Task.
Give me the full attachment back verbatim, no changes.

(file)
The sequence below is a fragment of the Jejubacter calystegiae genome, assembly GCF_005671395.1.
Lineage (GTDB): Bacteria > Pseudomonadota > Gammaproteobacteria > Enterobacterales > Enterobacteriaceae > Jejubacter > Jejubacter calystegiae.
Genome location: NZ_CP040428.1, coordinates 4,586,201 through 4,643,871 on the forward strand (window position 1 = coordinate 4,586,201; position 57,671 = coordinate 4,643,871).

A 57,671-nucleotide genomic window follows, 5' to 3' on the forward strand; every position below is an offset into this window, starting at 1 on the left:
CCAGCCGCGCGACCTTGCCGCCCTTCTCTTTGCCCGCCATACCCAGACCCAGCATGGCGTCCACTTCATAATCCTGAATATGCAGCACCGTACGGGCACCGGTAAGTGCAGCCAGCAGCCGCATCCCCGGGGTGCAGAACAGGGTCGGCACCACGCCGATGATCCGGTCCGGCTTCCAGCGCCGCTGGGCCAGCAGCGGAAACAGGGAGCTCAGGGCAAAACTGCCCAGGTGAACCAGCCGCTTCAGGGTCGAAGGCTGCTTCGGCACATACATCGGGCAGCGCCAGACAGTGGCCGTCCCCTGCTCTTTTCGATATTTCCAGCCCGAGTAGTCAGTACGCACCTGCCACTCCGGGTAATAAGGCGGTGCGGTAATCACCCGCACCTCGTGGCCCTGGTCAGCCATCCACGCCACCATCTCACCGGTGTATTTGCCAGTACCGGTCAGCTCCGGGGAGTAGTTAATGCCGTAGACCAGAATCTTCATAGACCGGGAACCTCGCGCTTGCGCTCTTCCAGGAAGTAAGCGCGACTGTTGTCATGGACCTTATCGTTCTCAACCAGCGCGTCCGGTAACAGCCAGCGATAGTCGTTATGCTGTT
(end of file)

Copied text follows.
The sequence below is a fragment of the Jejubacter calystegiae genome, assembly GCF_005671395.1.
Lineage (GTDB): Bacteria > Pseudomonadota > Gammaproteobacteria > Enterobacterales > Enterobacteriaceae > Jejubacter > Jejubacter calystegiae.
Genome location: NZ_CP040428.1, coordinates 4,586,201 through 4,643,871 on the forward strand (window position 1 = coordinate 4,586,201; position 57,671 = coordinate 4,643,871).

A 57,671-nucleotide genomic window follows, 5' to 3' on the forward strand; every position below is an offset into this window, starting at 1 on the left:
CCAGCCGCGCGACCTTGCCGCCCTTCTCTTTGCCCGCCATACCCAGACCCAGCATGGCGTCCACTTCATAATCCTGAATATGCAGCACCGTACGGGCACCGGTAAGTGCAGCCAGCAGCCGCATCCCCGGGGTGCAGAACAGGGTCGGCACCACGCCGATGATCCGGTCCGGCTTCCAGCGCCGCTGGGCCAGCAGCGGAAACAGGGAGCTCAGGGCAAAACTGCCCAGGTGAACCAGCCGCTTCAGGGTCGAAGGCTGCTTCGGCACATACATCGGGCAGCGCCAGACAGTGGCCGTCCCCTGCTCTTTTCGATATTTCCAGCCCGAGTAGTCAGTACGCACCTGCCACTCCGGGTAATAAGGCGGTGCGGTAATCACCCGCACCTCGTGGCCCTGGTCAGCCATCCACGCCACCATCTCACCGGTGTATTTGCCAGTACCGGTCAGCTCCGGGGAGTAGTTAATGCCGTAGACCAGAATCTTCATAGACCGGGAACCTCGCGCTTGCGCTCTTCCAGGAAGTAAGCGCGACTGTTGTCATGGACCTTATCGTTCTCAACCAGCGCGTCCGGTAACAGCCAGCGATAGTCGTTATGCTGTT